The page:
Elite Squad: The Enemy Within

Elite Squad: The Enemy Within

Film review by: Witney Seibold


José Padilha began his career as a documentarian, trying to expose police corruption in his native Brazil. He made incendiary films like “Bus 174,” which detailed a horrible botched police incident in Rio de Janeiro, and “Brazil’s Vanishing Cowboys,” also about ineffectual policemen. His first fictional feature, “Elite Squad” followed a semi-military elite squad of supercops, led by Lt. Colonel Nascimento (Wagner Moura), who was hard-working, job-minded, and incorruptable, as he uncovered the true dirtiness of the cops in his precinct. I think it’s safe to say that Padilha has a definite political agenda, and has a great deal of cynicism toward the way local policemen take wholesale advantage of the favelas and impoverished in his country for their own ends. Evidently, there’s a lot of drug skimming, police-controlled crime rings, and other horrors being perpetrated by the supposed lawgivers.


Padilha’s second narrative feature is a sequel to his first, and “Elite Squad: The Enemy Within” only expounds on that theme of corruption, extending it to include local media moguls, TV show hosts, and, of course, higher-up politicians. Padilha may have something of a nihilistic view when it comes to the presence of law enforcement, but it’s refreshing to think that he’s made a film to feature a pure-hearted hero who can solve just about any corruption problem with hard work, a good deal of tenacity, and a refusal to let the bad guys get away with it. “Elite Squad: The Enemy Within” plays a bit like “L.A. Confidential” or perhaps “City of God” (indeed, it was edited by Daniel Rezende, who edited that film), but with a good deal of Telemundo mixed in. It’s a very alluring blend of earnest and gritty crime analysis, and totally over-the-top crime melodrama, punctuated by a few really spectacular stunts, and outraged righteous heroes that can be, in all fairness, compared with the Freedom Fighters of Reagan’s action movie era.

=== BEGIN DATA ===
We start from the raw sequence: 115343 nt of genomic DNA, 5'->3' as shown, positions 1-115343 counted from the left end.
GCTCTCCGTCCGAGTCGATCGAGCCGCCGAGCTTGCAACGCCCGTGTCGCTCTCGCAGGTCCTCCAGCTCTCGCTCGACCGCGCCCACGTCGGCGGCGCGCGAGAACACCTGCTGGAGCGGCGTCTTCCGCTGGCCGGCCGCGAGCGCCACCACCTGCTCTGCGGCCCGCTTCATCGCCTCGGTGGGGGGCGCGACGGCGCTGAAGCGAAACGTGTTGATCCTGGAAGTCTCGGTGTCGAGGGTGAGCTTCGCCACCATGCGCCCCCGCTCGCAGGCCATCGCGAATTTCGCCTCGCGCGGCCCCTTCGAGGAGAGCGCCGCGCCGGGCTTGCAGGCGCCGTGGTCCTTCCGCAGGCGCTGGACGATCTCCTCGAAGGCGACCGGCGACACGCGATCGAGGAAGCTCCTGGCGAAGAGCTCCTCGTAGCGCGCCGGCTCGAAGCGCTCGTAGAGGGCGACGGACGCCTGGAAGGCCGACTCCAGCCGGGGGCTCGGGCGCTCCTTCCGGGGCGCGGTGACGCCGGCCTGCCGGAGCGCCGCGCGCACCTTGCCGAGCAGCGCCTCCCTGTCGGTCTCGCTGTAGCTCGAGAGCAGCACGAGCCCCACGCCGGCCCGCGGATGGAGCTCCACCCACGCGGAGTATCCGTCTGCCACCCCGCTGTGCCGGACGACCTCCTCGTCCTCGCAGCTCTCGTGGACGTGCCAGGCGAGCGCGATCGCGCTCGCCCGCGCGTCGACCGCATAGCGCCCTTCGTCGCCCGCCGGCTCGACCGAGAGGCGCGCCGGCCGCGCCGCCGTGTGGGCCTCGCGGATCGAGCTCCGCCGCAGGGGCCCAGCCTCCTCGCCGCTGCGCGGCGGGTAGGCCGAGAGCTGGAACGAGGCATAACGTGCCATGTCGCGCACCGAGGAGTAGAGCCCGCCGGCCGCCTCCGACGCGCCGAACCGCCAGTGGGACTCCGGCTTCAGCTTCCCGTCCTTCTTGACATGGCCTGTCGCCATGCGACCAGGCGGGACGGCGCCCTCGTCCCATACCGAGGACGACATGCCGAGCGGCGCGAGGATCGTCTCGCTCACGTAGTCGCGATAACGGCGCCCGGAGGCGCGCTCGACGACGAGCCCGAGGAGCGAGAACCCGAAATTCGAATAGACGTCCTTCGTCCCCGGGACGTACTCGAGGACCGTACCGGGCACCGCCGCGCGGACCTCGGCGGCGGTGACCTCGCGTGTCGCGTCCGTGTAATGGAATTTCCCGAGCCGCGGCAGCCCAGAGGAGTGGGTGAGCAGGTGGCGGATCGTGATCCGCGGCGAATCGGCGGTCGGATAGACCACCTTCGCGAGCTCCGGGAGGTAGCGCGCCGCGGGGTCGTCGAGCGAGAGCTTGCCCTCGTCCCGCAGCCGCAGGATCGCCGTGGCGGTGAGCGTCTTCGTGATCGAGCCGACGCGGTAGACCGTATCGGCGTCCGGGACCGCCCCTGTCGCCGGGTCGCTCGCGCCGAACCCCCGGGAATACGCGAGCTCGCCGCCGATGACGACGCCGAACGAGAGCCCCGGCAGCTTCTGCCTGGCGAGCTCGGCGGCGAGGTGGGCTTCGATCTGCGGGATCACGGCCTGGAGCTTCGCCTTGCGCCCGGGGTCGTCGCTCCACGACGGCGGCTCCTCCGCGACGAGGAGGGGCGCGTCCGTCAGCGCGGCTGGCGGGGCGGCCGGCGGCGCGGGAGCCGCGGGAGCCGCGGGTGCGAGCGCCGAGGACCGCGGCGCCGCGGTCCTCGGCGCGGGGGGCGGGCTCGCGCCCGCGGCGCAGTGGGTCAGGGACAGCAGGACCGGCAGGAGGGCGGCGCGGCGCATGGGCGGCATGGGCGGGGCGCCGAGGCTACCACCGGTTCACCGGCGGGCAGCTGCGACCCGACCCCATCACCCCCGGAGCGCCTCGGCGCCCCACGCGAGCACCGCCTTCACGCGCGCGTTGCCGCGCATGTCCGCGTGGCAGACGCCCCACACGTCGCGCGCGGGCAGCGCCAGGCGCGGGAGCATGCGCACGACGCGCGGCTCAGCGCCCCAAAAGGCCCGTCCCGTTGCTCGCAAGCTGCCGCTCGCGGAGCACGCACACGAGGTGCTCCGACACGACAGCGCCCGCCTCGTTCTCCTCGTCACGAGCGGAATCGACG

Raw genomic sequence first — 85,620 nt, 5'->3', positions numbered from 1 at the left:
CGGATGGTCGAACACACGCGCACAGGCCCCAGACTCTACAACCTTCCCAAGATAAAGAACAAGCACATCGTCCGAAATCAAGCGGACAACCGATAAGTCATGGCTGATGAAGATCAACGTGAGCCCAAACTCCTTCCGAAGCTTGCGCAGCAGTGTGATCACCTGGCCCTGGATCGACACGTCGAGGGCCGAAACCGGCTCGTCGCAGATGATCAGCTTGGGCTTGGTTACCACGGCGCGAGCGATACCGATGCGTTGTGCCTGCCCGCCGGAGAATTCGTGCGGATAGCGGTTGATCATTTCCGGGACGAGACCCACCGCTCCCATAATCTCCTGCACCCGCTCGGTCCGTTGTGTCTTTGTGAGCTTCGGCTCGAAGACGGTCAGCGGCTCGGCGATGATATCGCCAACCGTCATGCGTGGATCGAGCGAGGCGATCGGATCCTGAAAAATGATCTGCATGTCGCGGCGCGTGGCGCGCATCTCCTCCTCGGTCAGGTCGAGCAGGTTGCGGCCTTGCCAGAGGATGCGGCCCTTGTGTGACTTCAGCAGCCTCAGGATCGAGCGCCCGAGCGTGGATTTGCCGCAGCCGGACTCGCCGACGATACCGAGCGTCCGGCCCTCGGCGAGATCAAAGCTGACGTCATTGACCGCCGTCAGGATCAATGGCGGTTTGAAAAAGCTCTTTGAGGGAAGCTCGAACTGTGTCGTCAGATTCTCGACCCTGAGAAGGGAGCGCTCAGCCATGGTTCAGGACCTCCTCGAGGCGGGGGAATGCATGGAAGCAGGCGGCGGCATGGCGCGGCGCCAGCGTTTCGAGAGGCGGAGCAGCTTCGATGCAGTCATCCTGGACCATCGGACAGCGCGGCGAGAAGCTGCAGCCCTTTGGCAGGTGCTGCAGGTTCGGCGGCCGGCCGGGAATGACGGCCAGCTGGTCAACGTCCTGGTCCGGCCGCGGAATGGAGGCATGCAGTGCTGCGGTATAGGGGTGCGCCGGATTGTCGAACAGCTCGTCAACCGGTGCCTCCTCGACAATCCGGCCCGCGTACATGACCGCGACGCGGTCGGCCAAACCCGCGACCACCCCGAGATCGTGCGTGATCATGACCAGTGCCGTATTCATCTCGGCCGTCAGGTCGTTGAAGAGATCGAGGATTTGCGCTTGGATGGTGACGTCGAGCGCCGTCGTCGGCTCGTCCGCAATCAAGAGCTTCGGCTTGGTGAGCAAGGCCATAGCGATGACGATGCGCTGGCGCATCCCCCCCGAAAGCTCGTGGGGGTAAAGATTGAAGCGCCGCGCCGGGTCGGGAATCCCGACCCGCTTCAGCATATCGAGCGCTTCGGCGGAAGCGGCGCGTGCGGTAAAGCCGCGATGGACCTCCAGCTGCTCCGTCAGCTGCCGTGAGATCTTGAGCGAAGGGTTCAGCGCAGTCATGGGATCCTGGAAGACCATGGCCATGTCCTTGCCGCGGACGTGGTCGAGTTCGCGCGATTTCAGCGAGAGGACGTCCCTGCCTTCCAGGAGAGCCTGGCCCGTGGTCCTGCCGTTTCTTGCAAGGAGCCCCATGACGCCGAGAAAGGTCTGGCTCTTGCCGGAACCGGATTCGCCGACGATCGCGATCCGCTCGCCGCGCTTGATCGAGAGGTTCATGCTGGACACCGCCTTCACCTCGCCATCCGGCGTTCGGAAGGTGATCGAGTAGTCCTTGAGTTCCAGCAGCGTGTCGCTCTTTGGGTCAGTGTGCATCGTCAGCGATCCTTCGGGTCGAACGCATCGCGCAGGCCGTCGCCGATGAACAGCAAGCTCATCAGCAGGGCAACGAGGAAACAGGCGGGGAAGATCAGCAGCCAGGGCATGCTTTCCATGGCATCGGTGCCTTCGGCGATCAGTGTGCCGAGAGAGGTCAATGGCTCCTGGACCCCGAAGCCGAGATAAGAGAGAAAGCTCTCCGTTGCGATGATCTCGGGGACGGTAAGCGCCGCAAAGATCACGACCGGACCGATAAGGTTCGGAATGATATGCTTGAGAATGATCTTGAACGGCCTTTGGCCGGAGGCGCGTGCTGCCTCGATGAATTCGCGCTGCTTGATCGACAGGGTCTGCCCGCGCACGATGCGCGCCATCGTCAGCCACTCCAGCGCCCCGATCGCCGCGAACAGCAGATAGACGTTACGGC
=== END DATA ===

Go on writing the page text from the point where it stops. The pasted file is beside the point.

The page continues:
The story is twisty and turny, and it actually takes us about 30 minutes of screentime just giving us complicated flashbacks setting up the action. A few things are happening: For one, Lt. Nascimento has been promoted to a desk job against his will, following the gunning and badassery of the first film. Second, his closest associate in The Elite Squad, a.k.a. BOPE, a.k.a. The Skulls, has been imprisoned for his involvement in a prison shooting and the subsequent media lambasting he took. Third, a fat right-wing talk show host is trying to get BOPE disbanded. Fourth, a mayor is running for re-election. Fifth, a left-wing extremist (Irandhir Santos) is trying to get BOPE disbanded. Sixth, that same left-wing extremist has moved in with Nascimento’s ex-wife and son, threatening to become the primary parent. And that’s just the backstory.


Eventually, Nascimento is allowed to expand BOPE’s influence from his desk, and puts and end to the drug trade in most of the favelas, thinking that, in doing so, he’ll end the cream-skimming in the corrupt ends of the police department. Instead, however, the corrupt cops (represented by the blonde bully Milhelm Cortaz) start diversifying, and dipping into local water markets, stolen cable TV, and other less conventional ares of crime. In order to keep up their empire, the corrupt cops, in a slimy and barely noticeable circle of influence, enlist the local mayor and the right-wing talk-show host into their circles. Nascimento becomes increasingly frustrated, and increasingly endangered the more he uncovers, and the more he tries to stop it.


There’s something Sisyphusian about Nascimento’s quest. Every time he thinks he’s exposed the real bad guy, or come up with a shatter-proof plan to get the bad guys trapped, the bad guys reconfigure, regroup, and slime their way deeper into corruption. It’s a vicious cycle. Luckily, Padilha seems to have faith in his hero, and the bad guys do get some comeuppance. Some.


This is a brisk, eventful, and great-looking film. Like I said, it may be a little dark and a little hopeless, but it’s ultimately a fantastic detective story with large, over-reaching, and doggedly earnest political sentiments.


On a personal note: There are several judo tournaments throughout the film, as Nascimento’s son is a competitor. As someone who took judo classes from ages 7-12, and having competed myself in several tournaments, I can say with certainty that the matches were authentic, and the judo real. I tire of fake martial arts in my movies. This one bothered to get this detail exactly right.

Published in: on June 28, 2011 at 8:00 am  Comments (1)  

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One CommentLeave a comment

  1. Judo?! Nice! 🙂 I guess I’ll have to watch it.

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